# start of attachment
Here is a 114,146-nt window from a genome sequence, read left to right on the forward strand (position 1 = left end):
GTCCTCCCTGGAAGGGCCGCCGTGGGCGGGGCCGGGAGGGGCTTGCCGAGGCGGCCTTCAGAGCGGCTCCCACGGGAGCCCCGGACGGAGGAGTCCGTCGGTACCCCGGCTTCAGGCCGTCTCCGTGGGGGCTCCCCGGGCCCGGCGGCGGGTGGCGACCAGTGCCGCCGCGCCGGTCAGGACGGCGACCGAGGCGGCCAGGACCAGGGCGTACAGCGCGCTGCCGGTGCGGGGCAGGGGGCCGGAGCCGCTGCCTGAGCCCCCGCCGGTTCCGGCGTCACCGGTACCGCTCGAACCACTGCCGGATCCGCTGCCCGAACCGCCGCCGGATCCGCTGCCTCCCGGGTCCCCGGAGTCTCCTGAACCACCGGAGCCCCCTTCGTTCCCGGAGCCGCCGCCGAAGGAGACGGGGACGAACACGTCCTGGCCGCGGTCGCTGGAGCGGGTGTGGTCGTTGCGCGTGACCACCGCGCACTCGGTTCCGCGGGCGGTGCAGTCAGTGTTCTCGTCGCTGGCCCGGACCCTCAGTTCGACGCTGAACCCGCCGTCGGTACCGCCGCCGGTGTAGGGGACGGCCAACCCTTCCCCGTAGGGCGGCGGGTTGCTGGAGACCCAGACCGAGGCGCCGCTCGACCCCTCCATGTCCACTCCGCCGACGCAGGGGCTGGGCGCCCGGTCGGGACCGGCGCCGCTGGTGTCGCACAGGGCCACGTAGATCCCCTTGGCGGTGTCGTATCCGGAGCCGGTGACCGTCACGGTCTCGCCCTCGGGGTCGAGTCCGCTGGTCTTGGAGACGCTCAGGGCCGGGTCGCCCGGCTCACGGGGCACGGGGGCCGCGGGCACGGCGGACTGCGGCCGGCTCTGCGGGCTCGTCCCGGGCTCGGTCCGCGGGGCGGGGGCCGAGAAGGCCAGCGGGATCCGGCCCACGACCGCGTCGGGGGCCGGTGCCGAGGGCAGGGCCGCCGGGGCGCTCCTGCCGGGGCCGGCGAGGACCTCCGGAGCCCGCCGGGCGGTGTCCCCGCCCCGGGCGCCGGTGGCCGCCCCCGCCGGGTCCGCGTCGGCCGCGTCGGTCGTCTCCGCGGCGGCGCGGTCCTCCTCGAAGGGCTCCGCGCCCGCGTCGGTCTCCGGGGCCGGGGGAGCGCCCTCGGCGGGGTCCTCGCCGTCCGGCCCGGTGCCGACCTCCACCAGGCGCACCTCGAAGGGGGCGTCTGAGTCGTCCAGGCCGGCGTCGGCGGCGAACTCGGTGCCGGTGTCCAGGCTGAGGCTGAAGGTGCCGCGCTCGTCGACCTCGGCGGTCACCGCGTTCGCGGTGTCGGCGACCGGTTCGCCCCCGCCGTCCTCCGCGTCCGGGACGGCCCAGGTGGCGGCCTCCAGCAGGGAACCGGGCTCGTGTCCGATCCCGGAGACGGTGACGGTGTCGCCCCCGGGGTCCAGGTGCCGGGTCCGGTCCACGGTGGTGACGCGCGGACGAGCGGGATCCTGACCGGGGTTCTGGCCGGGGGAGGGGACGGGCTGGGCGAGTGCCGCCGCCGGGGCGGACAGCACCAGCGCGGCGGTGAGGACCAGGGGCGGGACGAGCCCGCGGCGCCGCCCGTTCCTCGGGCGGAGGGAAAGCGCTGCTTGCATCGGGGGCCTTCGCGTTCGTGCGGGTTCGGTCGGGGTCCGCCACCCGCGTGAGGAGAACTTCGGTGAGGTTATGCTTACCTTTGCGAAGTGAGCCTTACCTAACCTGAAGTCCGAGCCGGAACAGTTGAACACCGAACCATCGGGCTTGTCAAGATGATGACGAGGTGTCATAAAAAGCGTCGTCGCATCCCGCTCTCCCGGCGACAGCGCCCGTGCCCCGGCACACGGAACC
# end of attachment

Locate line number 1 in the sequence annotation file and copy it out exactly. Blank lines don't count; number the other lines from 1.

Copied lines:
Here is a 114,146-nt window from a genome sequence, read left to right on the forward strand (position 1 = left end):